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The population of France in 1891 was 38,343,192. Theoscillation of the marriage rate since 1884 is interesting.

The fluctuations in the divorce figures since 1884, whenM. Naauet reintroduced that institution, are as follows :

" "

Of the 866,347 children born in 1891, 443,227 were boys and423,150 girls, while 792,441 were legitimate and 73,936illegitimate, these latter constituting 8’5 per cent. of the entirebirths. Of the 876,882 deaths, 453,085 were male and 423,797female. As in 1890, the death-rate for 1891 was high, the partsof France which were most tried in this respect having beenthe south-east and the west. In fifty-three departmentsthe excess of deaths over births has entailed a totalloss of 62,533, an inverse process having given to the re-mainder (34) a gain of 52,028. For the whole of the countrythere were for 1000 deaths, 989 births. Of the 13,958foreigners who married during 1891, 347 were of Englishnationality. The births comprised 26,475 foreigners, including368 English. The death-list included 17,626 foreigners, 478of them being British.January 4th.




Cholera in Hamburg.So far as I can judge from the reports in the newspapers,

the number of cholera cases in Hamburg last week was seven,the number of deaths from cholera two.

Pathologico-Anatomical Plates.Professor Kast (now in Breslau, formerly head of the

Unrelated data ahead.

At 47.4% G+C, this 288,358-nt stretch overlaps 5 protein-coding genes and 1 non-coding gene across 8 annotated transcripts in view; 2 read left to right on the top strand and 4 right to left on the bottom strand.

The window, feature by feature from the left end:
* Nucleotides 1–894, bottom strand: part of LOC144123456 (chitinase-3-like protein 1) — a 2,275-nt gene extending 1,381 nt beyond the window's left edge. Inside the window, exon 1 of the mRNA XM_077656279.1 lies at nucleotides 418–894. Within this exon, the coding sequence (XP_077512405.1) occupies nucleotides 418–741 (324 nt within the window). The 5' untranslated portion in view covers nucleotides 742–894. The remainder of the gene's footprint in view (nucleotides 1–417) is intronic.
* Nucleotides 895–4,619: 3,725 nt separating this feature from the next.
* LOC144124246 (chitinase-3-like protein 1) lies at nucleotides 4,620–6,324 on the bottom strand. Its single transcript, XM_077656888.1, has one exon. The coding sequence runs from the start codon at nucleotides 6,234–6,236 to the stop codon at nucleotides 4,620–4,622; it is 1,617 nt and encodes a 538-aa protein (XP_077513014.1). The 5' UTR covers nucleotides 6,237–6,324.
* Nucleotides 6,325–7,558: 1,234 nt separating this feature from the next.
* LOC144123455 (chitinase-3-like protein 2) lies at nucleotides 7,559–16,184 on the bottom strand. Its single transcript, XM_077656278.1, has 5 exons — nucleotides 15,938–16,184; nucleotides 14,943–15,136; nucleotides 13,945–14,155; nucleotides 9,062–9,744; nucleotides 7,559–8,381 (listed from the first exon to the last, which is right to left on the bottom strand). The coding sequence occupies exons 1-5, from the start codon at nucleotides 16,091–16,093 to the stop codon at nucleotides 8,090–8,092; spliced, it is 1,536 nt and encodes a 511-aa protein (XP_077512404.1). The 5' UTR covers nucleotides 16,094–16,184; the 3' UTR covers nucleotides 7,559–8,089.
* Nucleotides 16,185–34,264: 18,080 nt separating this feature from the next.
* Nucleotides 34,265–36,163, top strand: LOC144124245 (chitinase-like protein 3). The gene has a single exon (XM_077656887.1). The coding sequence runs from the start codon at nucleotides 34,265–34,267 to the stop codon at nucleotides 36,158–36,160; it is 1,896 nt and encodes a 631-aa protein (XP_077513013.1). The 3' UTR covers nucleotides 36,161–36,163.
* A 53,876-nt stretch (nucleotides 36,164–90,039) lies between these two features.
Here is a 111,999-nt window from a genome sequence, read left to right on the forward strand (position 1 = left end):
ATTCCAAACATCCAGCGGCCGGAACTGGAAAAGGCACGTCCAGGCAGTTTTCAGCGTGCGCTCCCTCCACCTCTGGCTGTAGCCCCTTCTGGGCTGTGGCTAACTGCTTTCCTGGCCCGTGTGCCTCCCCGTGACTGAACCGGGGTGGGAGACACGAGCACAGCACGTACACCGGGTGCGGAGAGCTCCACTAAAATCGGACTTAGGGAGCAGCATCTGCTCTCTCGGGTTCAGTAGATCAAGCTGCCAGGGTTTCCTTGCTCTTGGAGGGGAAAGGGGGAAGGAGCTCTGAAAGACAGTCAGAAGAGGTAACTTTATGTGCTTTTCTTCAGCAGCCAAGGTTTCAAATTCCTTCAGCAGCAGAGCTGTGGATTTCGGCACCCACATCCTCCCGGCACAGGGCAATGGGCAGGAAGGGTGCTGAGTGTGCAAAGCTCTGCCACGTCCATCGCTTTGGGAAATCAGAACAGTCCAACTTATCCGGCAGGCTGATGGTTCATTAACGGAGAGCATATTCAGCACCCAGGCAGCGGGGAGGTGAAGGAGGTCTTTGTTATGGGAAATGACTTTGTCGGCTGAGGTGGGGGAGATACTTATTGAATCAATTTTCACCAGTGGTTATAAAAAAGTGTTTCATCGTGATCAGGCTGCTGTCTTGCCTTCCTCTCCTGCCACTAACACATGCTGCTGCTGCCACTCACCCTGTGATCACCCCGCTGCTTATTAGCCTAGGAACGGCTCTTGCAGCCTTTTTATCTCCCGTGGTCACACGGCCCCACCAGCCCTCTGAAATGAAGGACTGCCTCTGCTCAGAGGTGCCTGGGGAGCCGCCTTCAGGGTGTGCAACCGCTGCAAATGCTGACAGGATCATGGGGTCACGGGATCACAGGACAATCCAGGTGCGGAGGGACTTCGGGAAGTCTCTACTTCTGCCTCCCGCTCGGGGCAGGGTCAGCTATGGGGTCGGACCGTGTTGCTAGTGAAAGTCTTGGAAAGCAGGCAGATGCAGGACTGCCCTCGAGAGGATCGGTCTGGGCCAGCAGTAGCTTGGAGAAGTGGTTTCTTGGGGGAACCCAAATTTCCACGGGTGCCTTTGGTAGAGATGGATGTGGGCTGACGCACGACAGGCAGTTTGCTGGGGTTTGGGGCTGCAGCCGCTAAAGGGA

Hamburg Infirmary) and Dr. Theodor Rumpel have publishedpathologico-anatomical plates taken from fresh preparations,with explanatory text. They have been assisted by an artistnamed Gummett. The plates are very cheap, and are said tobe excellent.

Medicine in the llliddGe Ages.Dr. Julius Pagel, private lecturer on the history of medicine

in Berlin University, has induced Dr. Otto Paderstein to edita part of the ’’ Revocativum Memoriæ " of Johannes de SanctoAmando, a Belgian physician of repute who flourished in thethirteenth century. It is a manual of pathology and thera-peutics, which was much used by medical students six cen-turies ago, and affords a valuable insight into the state of thescience and art of medicine at that time. Dr. Paderstein’sedition, which is the first, is based on four manuscripts.

A Practitioner Sentenced for Fraud.A Leipsic practitioner, Dr. von Tischendorf, a man of good

reputation, with an income of about E500 a year, was sen-tenced to eight months’ imprisonment on Christmas Eve forfraud. He had a private dispensary and received from eachpatient belonging to the sick fund of the place only 1 markand 25 pfennigs (1s. 3d.) a day for board, lodging and medicalattendance. In order to eke out this miserable pittance, hereckoned more than the actual number of days in hisaccounts. In ten accounts which were laid before the courteighty-two of the ninety-nine entries were proved to be false.The court took the good reputation of the accused and theinadequacy of his pay as doctor to the sick fund into accountas extenuating circumstances.

Miscellaneous Itenes.

Owing to the death of Professor Wilhelm Braune, Dr.Fick of Würzburg has been invited to teach anatomy in

Leipsic University, with the title of Extraordinary Professor.Professor Werner Spalteholz has been appointed curator ofthe anatomical museum there.-Wilhelm Marme, Professorof Pharmacology at Göttingen, has received the title of PrivyMedical Counsellor.-The "Society for the Investigation ofNature " is celebrating the hundred and fiftieth anniversaryof its foundation to-day at Dantzic. A history of the Societyhas been prepared for the occa,sion.-A committee has beenformed for the purpose of commemorating, by the erectionof a bust, the twenty years’ services of Surgeon-General.Mehlhausen as medical director of the Charité.-The medicalfaculty of Berlin University has forwarded to M. Pasteur aletter of congratulation in Latin on the occasion of his,seventieth birthday.Berlin, Jan. 2nd.